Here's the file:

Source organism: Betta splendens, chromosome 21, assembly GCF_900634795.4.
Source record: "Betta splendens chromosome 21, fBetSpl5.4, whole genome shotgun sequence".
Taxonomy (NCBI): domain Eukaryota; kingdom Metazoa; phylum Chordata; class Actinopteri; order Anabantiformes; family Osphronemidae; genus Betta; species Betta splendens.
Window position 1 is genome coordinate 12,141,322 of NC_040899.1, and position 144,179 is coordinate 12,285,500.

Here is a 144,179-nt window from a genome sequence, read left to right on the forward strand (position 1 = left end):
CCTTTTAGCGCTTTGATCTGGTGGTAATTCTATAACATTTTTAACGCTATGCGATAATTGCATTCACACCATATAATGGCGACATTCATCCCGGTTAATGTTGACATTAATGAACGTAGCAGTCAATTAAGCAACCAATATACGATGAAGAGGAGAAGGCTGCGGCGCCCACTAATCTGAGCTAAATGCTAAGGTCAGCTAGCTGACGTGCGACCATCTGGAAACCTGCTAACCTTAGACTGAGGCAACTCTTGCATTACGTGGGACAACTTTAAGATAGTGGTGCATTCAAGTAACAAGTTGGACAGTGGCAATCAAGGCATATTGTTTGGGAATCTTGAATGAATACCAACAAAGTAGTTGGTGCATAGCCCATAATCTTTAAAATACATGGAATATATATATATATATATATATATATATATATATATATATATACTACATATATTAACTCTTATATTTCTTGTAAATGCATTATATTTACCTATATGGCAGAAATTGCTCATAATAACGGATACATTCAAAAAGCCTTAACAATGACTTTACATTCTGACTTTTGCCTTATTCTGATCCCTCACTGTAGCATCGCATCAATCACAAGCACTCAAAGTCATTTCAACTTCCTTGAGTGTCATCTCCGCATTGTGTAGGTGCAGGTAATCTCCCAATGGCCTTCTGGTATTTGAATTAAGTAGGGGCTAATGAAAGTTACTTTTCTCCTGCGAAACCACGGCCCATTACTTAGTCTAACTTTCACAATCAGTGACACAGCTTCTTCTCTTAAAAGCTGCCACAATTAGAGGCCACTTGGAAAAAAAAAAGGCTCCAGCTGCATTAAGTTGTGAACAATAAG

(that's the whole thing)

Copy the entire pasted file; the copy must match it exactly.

Source organism: Betta splendens, chromosome 21, assembly GCF_900634795.4.
Source record: "Betta splendens chromosome 21, fBetSpl5.4, whole genome shotgun sequence".
Taxonomy (NCBI): domain Eukaryota; kingdom Metazoa; phylum Chordata; class Actinopteri; order Anabantiformes; family Osphronemidae; genus Betta; species Betta splendens.
Window position 1 is genome coordinate 12,141,322 of NC_040899.1, and position 144,179 is coordinate 12,285,500.

Here is a 144,179-nt window from a genome sequence, read left to right on the forward strand (position 1 = left end):
CCTTTTAGCGCTTTGATCTGGTGGTAATTCTATAACATTTTTAACGCTATGCGATAATTGCATTCACACCATATAATGGCGACATTCATCCCGGTTAATGTTGACATTAATGAACGTAGCAGTCAATTAAGCAACCAATATACGATGAAGAGGAGAAGGCTGCGGCGCCCACTAATCTGAGCTAAATGCTAAGGTCAGCTAGCTGACGTGCGACCATCTGGAAACCTGCTAACCTTAGACTGAGGCAACTCTTGCATTACGTGGGACAACTTTAAGATAGTGGTGCATTCAAGTAACAAGTTGGACAGTGGCAATCAAGGCATATTGTTTGGGAATCTTGAATGAATACCAACAAAGTAGTTGGTGCATAGCCCATAATCTTTAAAATACATGGAATATATATATATATATATATATATATATATATATATATATATACTACATATATTAACTCTTATATTTCTTGTAAATGCATTATATTTACCTATATGGCAGAAATTGCTCATAATAACGGATACATTCAAAAAGCCTTAACAATGACTTTACATTCTGACTTTTGCCTTATTCTGATCCCTCACTGTAGCATCGCATCAATCACAAGCACTCAAAGTCATTTCAACTTCCTTGAGTGTCATCTCCGCATTGTGTAGGTGCAGGTAATCTCCCAATGGCCTTCTGGTATTTGAATTAAGTAGGGGCTAATGAAAGTTACTTTTCTCCTGCGAAACCACGGCCCATTACTTAGTCTAACTTTCACAATCAGTGACACAGCTTCTTCTCTTAAAAGCTGCCACAATTAGAGGCCACTTGGAAAAAAAAAAGGCTCCAGCTGCATTAAGTTGTGAACAATAAG